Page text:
Education is a potent pathway to success, especially for children from disadvantaged backgrounds. But large gaps remain between different groups of students – in school quality, academic progression, and ultimately educational attainment. How can policies be crafted to address these issues so that education offers opportunity for all?
At Opportunity Insights, we use big data to study the role of education in helping children achieve the American Dream. Our research covers pre-school through post-secondary education, focusing on the effects of policies on students’ long-term outcomes.
The famous Tennessee STAR experiment randomized students into different classrooms in Kindergarten through 3rd grade. Tests scores went up for a few years, but by 4th grade there was no difference. So did these classrooms matter in the long run?
We studied the long-term outcomes of these students and found an unambiguous answer: yes. Better classrooms, even for students as young as 5, had large impacts on college attendance, earnings, and even the fraction of girls who had children as teenagers. Medium-run test scores give a misleading picture, perhaps because better classrooms have persistent effects on children’s non-cognitive skills.
Many educations reformers advocate measuring teacher quality based on student test scores, often called “value-added.” But how can we know whether this accurately measures the effects on teachers on student learning, or whether it just reflects the types of students a teacher happens to have in class?
We studied 2.5 million students and more than 18 million test scores to show that value-added measures do, in fact, measure the effects of teachers on students. We did so by looking at teachers who switched into and out of grades and subjects. When a great teachers arrives, test scores jump up (and stay high); when a great teacher leaves, we see the reverse.
Students taught for a single year by a great teacher (in the top 5% of the distribution of teacher value-added) instead of an average teacher earn $50,000 more over the course of their careers. This adds up to an increase in future earnings of $1.4 million for an entire class taught by a high quality teacher. Students taught by high quality teachers are also more likely to go to college, live in better neighborhoods, save more for retirement, and, for female students, are less likely to have children as teenagers.
Children with parents in the top 1% of the income distribution are 77 times more likely to attend an elite colleges and universities than children with parents in the bottom 20% of the income distribution. At many Ivy League and other highly selective schools, there are the same number of students from the top 0.1% of the income distribution (families earning more than $2 million annually) as from the bottom 20% of the income distribution (families earning less than $25,000 annually).
Nationally, children from the poorest families are substantially less likely than their peers from richer backgrounds to reach the top of the income distribution. But comparing two students at the same college, this difference almost entirely disappears – a finding that is especially true at highly selective colleges. This suggests that low-income students are not “mismatched” at these elite institutions and that increasing the number of students on campus from such backgrounds could be a powerful policy to expand opportunity.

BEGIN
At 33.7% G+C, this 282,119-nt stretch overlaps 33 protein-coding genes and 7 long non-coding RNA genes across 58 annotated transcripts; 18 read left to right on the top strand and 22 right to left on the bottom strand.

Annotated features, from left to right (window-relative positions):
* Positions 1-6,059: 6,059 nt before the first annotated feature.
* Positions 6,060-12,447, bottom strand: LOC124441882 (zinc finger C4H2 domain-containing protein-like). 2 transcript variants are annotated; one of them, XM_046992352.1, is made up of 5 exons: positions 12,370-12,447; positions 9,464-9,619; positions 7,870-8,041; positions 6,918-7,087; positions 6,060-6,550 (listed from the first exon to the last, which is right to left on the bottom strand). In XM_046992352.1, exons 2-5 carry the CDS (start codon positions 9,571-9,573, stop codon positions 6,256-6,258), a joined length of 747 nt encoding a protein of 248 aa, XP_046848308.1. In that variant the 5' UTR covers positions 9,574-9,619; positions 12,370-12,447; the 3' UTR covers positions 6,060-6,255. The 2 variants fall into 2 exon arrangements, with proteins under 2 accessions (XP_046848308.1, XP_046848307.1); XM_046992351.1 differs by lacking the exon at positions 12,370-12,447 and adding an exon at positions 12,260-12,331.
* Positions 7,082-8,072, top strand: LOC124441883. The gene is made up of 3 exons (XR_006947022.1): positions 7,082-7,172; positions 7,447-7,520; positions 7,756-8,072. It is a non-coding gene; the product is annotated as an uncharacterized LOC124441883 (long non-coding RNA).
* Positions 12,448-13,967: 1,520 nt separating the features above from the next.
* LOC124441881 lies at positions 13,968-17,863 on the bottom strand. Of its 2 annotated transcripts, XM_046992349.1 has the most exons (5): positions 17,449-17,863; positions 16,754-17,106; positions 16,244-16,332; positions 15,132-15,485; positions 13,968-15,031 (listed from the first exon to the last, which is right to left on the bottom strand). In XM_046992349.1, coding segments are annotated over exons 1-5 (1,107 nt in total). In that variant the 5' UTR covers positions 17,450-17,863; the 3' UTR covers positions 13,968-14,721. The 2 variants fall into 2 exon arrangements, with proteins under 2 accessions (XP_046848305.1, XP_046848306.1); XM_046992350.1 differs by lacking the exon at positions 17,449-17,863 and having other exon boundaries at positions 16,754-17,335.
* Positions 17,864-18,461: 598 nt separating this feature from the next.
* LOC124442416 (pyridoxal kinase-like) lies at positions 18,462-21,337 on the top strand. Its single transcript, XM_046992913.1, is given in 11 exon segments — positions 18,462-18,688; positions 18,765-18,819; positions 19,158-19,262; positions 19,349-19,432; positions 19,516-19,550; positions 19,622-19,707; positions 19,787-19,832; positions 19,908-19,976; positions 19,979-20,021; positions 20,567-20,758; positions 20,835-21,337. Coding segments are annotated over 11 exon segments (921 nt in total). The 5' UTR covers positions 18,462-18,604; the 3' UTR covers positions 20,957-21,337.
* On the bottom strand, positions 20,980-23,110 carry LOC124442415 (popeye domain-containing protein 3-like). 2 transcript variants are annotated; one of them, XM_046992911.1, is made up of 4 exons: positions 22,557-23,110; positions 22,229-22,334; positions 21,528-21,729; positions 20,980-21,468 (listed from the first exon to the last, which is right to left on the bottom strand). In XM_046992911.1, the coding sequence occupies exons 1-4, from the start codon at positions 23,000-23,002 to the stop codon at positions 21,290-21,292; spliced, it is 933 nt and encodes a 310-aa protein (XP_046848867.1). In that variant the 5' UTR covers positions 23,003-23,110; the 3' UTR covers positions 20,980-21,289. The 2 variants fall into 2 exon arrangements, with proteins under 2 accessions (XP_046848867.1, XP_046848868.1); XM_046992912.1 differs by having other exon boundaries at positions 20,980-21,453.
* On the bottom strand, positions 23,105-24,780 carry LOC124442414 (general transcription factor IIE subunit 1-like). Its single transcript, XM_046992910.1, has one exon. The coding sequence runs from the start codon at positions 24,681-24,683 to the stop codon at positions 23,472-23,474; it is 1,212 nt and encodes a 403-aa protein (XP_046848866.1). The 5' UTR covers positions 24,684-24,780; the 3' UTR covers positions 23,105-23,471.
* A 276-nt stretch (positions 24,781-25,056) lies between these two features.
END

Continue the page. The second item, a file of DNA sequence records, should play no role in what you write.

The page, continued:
The mobility rate – the fraction of students that both come from poor backgrounds and achieve economic success – varies greatly across institutions. Elite schools have relatively few low-income students on campus, but those students are very likely to succeed economically. Conversely, community colleges serve many more students from poor backgrounds, but their outcomes are on average lower. Despite this apparent trade-off between access and success, some colleges outperform on both dimensions. You can see a list of the highest mobility schools nationally here. Our on-going research seeks to learn from schools with high mobility rates this to improve mobility rates at all schools.
Despite the relatively small number of low-income students attending their schools, certain elite institutions, including UC-Berkeley, Columbia, and MIT, propel more students from poor backgrounds into the very top of the income distribution than their peer institutions. As a result, these institutions are helping create a diverse group of leaders for the next generation.
The figure shows the fraction of students by parental income quintile who attend selective (i.e., non-open-enrollment) colleges, among students who have an SAT score of exactly 1080 (the median score among students who attend selective colleges). Children from lower-income families are under-represented relative to children from high-income families despite having the same test scores.
Building on this simple result, we quantify how much of the parental income differences we see across colleges can be explained by pre-college differences in preparation and achievement. To do so, we construct a hypothetical “income-neutral” student allocation process in which students with comparable SAT/ACT scores attend each college at the same rate, irrespective of their parents’ incomes. Intuitively, if all students at a given college had an SAT score of 1080, then this counterfactual would simply be the parental income distribution of students with a test score of 1080. In practice, since students’ SAT scores vary within a given college, we take an average of the parental income distribution in proportion to the frequency of students with each SAT score in each college. We further hold the distributions of home state and the racial composition at each college fixed. The resulting hypothetical student allocation provides a natural benchmark to gauge the extent to which student bodies are representative of the underlying pool of academically qualified students.